Here is one strategy a respected educator offers test-takers to help them cope with the dreaded Reading section of either major standardized test:
“Before reading the answer choices, come up with your own answer to the question: This strategy is exactly designed to counteract the trickiness of the answer choices. If you don’t apply this strategy, your thinking process likely meanders like this: “OK, I just read the question. Answer A is definitely out. B can kind of work. C…it doesn’t exactly fit, but I can see how it might work” and so on. By now, you’ve already fallen into the College Board’s trap of muddling the answer choices. Take the opposite approach. While you’re reading the question, come up with your own ideal answer to the question before reading the answer choices. This prevents you from getting biased by the SAT’s answer choices, especially the incorrect ones.”
Excellent time-tested strategy, but…If you’re not a reader in the first place, strategies are hit-and-miss as to whether or not they work. I can coach you through the English (Grammar, Usage, Mechanics) section of either test, and in the process I will teach you some principles of usage that may have escaped you earlier in your education because you were focused elsewhere or – let’s be honest – you were bored to tears and could not have cared less.
Start reading! It’s never too late. Recognizing tone and various literary nuanv=ces becomes so much easier – and even enjoyable – when you feel comfortable grappling with various texts.
“I hate reading” or “My teacher doesn’t read, so why should !?” or “I’m too busy to read” are lame excuses at best.
Following are two true to life scenarios that will help reinforce my point, although in each instance it is but a skeletal remedy for doing the real thing on your own.
In the first scenario, I was working with a group of five wonderful students, each from a different school, on Sunday nights at the home of one of the students. The kids’ scores improved but one young lady was struggling with the reading, even though she was doing well on the English section and, quite frankly, improving steadily in math. She was confounded by the reading section. After she had taken the test a number of times with no meaningful improvement, I realized the problem: she simply does not read. Some early education misadventures had compromised her reading skills and, consequently, certainly her enjoyment of reading. I announced, “From now on you and your mom and I are going to read out loud every Sunday night instead of practicing in the SAT booklet.” I picked a contemporary youth-oriented novel, we read dutifully for a month, and with the student’s mom’s asking her to explain what had just happened in each chapter we had just read, a noticeable wonderful confidence began to radiate from the student’s eyes. Her score went up 190 points.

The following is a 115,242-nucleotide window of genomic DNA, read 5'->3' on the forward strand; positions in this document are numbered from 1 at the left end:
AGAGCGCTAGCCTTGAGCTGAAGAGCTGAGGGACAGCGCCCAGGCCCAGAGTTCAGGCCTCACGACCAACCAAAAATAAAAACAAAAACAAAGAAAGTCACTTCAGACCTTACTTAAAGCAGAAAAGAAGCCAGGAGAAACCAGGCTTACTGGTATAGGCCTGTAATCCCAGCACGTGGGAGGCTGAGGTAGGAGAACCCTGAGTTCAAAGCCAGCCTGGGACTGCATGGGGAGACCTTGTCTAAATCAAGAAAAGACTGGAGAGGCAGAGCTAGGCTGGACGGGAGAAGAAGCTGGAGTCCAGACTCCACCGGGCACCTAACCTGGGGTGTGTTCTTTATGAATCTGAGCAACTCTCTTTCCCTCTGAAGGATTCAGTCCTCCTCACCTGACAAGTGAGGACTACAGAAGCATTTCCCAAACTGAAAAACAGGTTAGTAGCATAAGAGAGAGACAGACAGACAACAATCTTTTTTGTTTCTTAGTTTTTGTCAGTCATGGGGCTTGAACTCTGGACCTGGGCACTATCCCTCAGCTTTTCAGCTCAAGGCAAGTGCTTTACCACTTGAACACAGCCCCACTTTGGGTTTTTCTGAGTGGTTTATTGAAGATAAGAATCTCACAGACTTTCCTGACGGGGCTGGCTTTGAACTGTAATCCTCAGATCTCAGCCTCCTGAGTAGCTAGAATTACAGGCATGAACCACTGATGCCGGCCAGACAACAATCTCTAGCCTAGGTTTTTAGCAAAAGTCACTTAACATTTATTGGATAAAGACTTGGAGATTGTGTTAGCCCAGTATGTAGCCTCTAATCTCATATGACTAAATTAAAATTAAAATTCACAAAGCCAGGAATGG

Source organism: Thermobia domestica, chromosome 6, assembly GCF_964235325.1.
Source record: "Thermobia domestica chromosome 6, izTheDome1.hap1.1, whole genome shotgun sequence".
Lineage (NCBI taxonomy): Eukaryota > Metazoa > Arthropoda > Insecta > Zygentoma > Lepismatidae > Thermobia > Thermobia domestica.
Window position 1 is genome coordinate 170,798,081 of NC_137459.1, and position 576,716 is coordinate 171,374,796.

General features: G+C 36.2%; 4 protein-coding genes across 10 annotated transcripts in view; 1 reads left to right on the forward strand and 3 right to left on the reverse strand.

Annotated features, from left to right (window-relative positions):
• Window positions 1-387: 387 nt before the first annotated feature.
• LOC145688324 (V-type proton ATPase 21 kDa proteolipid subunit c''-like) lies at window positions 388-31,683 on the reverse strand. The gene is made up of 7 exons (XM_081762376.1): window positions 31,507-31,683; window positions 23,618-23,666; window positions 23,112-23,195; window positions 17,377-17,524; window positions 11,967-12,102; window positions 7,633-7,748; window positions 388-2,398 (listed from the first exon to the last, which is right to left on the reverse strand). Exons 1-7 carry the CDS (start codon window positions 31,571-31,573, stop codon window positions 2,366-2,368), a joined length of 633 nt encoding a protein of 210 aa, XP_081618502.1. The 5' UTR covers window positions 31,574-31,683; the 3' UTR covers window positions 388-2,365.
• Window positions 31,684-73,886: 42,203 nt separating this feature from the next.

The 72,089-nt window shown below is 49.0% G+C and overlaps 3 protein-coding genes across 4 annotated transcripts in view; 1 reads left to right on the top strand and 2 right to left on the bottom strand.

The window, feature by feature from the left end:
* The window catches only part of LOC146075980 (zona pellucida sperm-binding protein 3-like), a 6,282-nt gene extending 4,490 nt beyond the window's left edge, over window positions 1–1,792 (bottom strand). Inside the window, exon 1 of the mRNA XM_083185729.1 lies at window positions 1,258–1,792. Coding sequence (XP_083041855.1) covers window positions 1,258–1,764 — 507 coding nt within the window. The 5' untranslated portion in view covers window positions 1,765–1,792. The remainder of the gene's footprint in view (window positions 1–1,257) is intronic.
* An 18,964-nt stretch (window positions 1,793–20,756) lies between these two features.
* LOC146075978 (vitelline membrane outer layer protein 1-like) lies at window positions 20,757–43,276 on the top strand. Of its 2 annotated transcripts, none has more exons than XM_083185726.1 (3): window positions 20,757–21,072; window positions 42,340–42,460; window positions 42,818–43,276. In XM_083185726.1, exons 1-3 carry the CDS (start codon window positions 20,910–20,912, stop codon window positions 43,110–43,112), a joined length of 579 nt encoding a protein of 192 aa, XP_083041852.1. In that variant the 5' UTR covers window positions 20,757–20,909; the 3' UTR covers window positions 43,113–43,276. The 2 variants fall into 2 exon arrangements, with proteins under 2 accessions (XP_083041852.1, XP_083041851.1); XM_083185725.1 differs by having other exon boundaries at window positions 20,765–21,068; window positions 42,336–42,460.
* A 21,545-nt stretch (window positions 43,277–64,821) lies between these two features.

In another situation while trying to prepare a young woman who at 21 years old and in this country only a year was still trying to pass the Virginia Reading SOL, my esteemed colleague and I were stumped. I asked this delightful young lady if she ever read. The answer was a blunt but polite “No,” as in “Why would I?” I asked her what she liked to do on weekends and she said “Cook.” We happened to be sitting in the high school’s library while we were preparing for the test, and as I gazed around the room in frustration I noticed a whole shelf of magazines devoted to cooking. I peeled them off the shelf, piled them up in front of her, and started pointing to recipes – and asked her to prepare those meals for us for next time. Of course to do so she had to read, and she was reading something she enjoyed; she even found struggling with various concepts most rewarding because she wanted this information – it was relevant to her. She finally passed the reading SOL. Needless to say, she was ecstatic. And I, of course, was 20 pounds heavier from the delicious meals she had produced.
Now do I believe in each instance this is all a student has to do to do well in the reading section of the SAT or SOL? Of course not. These are merely examples of the power of reading, even in small doses. Imagine if each of these young ladies were to stumble across fiction and nonfiction that was so enjoyable to read that she would carve time out of each day just for reading!